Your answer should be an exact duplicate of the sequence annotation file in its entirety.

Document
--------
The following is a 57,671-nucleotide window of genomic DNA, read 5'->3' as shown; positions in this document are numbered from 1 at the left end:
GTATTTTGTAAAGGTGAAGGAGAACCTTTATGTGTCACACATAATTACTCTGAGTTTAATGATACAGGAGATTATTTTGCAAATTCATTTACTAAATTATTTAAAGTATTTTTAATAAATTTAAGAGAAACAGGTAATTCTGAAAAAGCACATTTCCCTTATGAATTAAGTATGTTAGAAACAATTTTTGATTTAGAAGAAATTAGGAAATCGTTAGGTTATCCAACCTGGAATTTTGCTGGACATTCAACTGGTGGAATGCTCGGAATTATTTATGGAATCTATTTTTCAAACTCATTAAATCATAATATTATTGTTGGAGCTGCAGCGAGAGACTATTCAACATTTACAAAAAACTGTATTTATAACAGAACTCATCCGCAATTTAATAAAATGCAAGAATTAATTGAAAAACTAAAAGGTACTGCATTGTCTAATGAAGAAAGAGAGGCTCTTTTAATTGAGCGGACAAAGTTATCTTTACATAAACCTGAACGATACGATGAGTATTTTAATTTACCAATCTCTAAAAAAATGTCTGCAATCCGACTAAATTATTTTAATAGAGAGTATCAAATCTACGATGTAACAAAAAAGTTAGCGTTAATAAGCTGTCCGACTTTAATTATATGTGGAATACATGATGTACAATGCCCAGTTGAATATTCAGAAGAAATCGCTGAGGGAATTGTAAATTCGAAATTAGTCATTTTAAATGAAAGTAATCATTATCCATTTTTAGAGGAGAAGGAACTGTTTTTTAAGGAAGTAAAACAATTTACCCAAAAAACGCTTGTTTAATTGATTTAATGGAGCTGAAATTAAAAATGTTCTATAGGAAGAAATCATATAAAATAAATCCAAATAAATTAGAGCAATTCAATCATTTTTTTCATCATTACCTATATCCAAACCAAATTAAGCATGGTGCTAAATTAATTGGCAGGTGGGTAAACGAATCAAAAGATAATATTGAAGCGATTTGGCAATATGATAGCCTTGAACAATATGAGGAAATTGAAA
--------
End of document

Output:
The following is a 57,671-nucleotide window of genomic DNA, read 5'->3' as shown; positions in this document are numbered from 1 at the left end:
GTATTTTGTAAAGGTGAAGGAGAACCTTTATGTGTCACACATAATTACTCTGAGTTTAATGATACAGGAGATTATTTTGCAAATTCATTTACTAAATTATTTAAAGTATTTTTAATAAATTTAAGAGAAACAGGTAATTCTGAAAAAGCACATTTCCCTTATGAATTAAGTATGTTAGAAACAATTTTTGATTTAGAAGAAATTAGGAAATCGTTAGGTTATCCAACCTGGAATTTTGCTGGACATTCAACTGGTGGAATGCTCGGAATTATTTATGGAATCTATTTTTCAAACTCATTAAATCATAATATTATTGTTGGAGCTGCAGCGAGAGACTATTCAACATTTACAAAAAACTGTATTTATAACAGAACTCATCCGCAATTTAATAAAATGCAAGAATTAATTGAAAAACTAAAAGGTACTGCATTGTCTAATGAAGAAAGAGAGGCTCTTTTAATTGAGCGGACAAAGTTATCTTTACATAAACCTGAACGATACGATGAGTATTTTAATTTACCAATCTCTAAAAAAATGTCTGCAATCCGACTAAATTATTTTAATAGAGAGTATCAAATCTACGATGTAACAAAAAAGTTAGCGTTAATAAGCTGTCCGACTTTAATTATATGTGGAATACATGATGTACAATGCCCAGTTGAATATTCAGAAGAAATCGCTGAGGGAATTGTAAATTCGAAATTAGTCATTTTAAATGAAAGTAATCATTATCCATTTTTAGAGGAGAAGGAACTGTTTTTTAAGGAAGTAAAACAATTTACCCAAAAAACGCTTGTTTAATTGATTTAATGGAGCTGAAATTAAAAATGTTCTATAGGAAGAAATCATATAAAATAAATCCAAATAAATTAGAGCAATTCAATCATTTTTTTCATCATTACCTATATCCAAACCAAATTAAGCATGGTGCTAAATTAATTGGCAGGTGGGTAAACGAATCAAAAGATAATATTGAAGCGATTTGGCAATATGATAGCCTTGAACAATATGAGGAAATTGAAA